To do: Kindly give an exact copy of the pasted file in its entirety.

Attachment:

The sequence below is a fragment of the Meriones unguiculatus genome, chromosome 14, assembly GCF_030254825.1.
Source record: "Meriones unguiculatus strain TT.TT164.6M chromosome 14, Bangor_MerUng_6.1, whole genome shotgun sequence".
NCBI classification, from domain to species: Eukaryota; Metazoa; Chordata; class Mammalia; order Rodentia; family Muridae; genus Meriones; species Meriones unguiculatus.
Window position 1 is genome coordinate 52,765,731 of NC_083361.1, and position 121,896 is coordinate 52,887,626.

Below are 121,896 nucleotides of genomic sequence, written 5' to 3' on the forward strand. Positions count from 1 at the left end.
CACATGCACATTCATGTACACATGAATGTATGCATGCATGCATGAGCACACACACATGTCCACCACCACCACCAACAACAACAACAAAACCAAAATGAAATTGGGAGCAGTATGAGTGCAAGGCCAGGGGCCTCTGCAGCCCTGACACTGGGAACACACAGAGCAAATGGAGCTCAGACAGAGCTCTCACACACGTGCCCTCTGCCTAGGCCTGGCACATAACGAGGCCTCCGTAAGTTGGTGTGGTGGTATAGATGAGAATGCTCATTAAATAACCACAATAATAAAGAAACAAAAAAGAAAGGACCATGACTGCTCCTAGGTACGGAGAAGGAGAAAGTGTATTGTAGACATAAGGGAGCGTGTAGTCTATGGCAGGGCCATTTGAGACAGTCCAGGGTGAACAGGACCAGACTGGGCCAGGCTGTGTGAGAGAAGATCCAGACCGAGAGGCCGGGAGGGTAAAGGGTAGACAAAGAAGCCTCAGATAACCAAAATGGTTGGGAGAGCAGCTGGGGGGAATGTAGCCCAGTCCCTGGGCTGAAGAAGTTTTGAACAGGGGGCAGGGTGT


The sequence below is a fragment of the Meriones unguiculatus genome, chromosome 14, assembly GCF_030254825.1.
Source record: "Meriones unguiculatus strain TT.TT164.6M chromosome 14, Bangor_MerUng_6.1, whole genome shotgun sequence".
NCBI classification, from domain to species: Eukaryota; Metazoa; Chordata; class Mammalia; order Rodentia; family Muridae; genus Meriones; species Meriones unguiculatus.
Window position 1 is genome coordinate 52,765,731 of NC_083361.1, and position 121,896 is coordinate 52,887,626.

Below are 121,896 nucleotides of genomic sequence, written 5' to 3' on the forward strand. Positions count from 1 at the left end.
CACATGCACATTCATGTACACATGAATGTATGCATGCATGCATGAGCACACACACATGTCCACCACCACCACCAACAACAACAACAAAACCAAAATGAAATTGGGAGCAGTATGAGTGCAAGGCCAGGGGCCTCTGCAGCCCTGACACTGGGAACACACAGAGCAAATGGAGCTCAGACAGAGCTCTCACACACGTGCCCTCTGCCTAGGCCTGGCACATAACGAGGCCTCCGTAAGTTGGTGTGGTGGTATAGATGAGAATGCTCATTAAATAACCACAATAATAAAGAAACAAAAAAGAAAGGACCATGACTGCTCCTAGGTACGGAGAAGGAGAAAGTGTATTGTAGACATAAGGGAGCGTGTAGTCTATGGCAGGGCCATTTGAGACAGTCCAGGGTGAACAGGACCAGACTGGGCCAGGCTGTGTGAGAGAAGATCCAGACCGAGAGGCCGGGAGGGTAAAGGGTAGACAAAGAAGCCTCAGATAACCAAAATGGTTGGGAGAGCAGCTGGGGGGAATGTAGCCCAGTCCCTGGGCTGAAGAAGTTTTGAACAGGGGGCAGGGTGT